Criminal Lives: Punishing Old Bailey Convicts 1780–1925 is part of the AHRC Digital Panopticon project, which aims to integrate millions of records from around 50 datasets relating to the lives of 90,000 convicts from the Old Bailey.
This is a compact exhibition, displayed in a small space (a staircase and the lobby area outside the main research rooms), but it is dense with information and case studies on the changing ways people convicted at the Old Bailey were punished. It starts with the punishment of the body (hanging, branding and whipping) and moves on to transportation to Australia, finishing with incarceration in reformatory prisons at home. The displays include Policing and Arrest, Trials at the Old Bailey, Corporal Punishment, the Gordon riots of the 178os, the destruction of Newgate Prison in the Gordon Riots, Transportation, the Hulks and the Unreformed Prison, Victorian Executions and the Reformed Prison.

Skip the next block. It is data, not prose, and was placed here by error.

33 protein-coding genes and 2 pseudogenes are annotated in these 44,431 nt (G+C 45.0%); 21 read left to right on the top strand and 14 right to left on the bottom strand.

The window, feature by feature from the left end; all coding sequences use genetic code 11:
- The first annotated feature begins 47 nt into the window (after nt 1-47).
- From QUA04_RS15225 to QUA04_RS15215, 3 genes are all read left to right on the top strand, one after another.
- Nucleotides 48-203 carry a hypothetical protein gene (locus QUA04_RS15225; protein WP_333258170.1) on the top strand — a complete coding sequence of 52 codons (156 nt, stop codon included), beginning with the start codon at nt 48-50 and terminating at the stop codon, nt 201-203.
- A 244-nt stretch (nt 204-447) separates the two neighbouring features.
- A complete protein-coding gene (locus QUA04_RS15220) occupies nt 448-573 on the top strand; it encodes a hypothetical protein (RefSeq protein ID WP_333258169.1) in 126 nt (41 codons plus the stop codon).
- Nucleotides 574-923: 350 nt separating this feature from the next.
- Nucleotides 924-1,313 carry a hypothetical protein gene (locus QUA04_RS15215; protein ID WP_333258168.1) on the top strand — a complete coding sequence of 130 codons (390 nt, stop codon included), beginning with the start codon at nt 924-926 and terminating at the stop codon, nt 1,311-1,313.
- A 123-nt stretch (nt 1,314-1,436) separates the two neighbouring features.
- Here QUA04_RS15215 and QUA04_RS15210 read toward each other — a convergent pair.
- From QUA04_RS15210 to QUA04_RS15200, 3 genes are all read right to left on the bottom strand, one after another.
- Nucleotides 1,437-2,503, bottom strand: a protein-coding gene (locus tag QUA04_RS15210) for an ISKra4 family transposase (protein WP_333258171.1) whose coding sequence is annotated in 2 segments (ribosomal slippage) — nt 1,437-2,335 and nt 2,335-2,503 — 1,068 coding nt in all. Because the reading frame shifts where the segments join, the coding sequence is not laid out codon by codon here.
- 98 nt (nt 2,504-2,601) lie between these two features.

Although much of the information was familiar to me, as I have spent a long time researching the crimes and fates of women who were hanged in the early 19th century, I also learned a great deal. For instance, although I was aware of the island of Gorée as the location of slave trade, I did not know that convicts were shipped there.
There is a fascinating panel on the notorious fence Ikey Solomon, who was famous for his dramatic escape from custody, high-profile recapture and trial – and for being the possible model for Dickens’ Oliver Twist character Fagin.
One of the most poignant items is a page of the female register of Millbank Penitentiary which stands approximately Tate Britain is now. The entry for Sarah Moss, who was from Oldham in Lancashire and arrived at the prison in April 1827, shows that she was convicted at York Castle for stealing women’s clothes and was not due for release until 1832. She was 12.
The exhibition runs to 16 May 2018 so you have plenty of time to get to the LMA to see it for yourself.
Afternoon workshops Victims and Rogues in the Family? Findmypast Family History Session on 23 March and The Newgate Dead on 14 April; Crime and Punishment guided walk on 27 March (£10). Booking essential for all events (Eventbrite).
Criminal Lives: Punishing Old Bailey Convicts 1780–1925
Ends 16 May 2018
London Metropolitan Archives
40 Northampton Road
London EC1R 0HB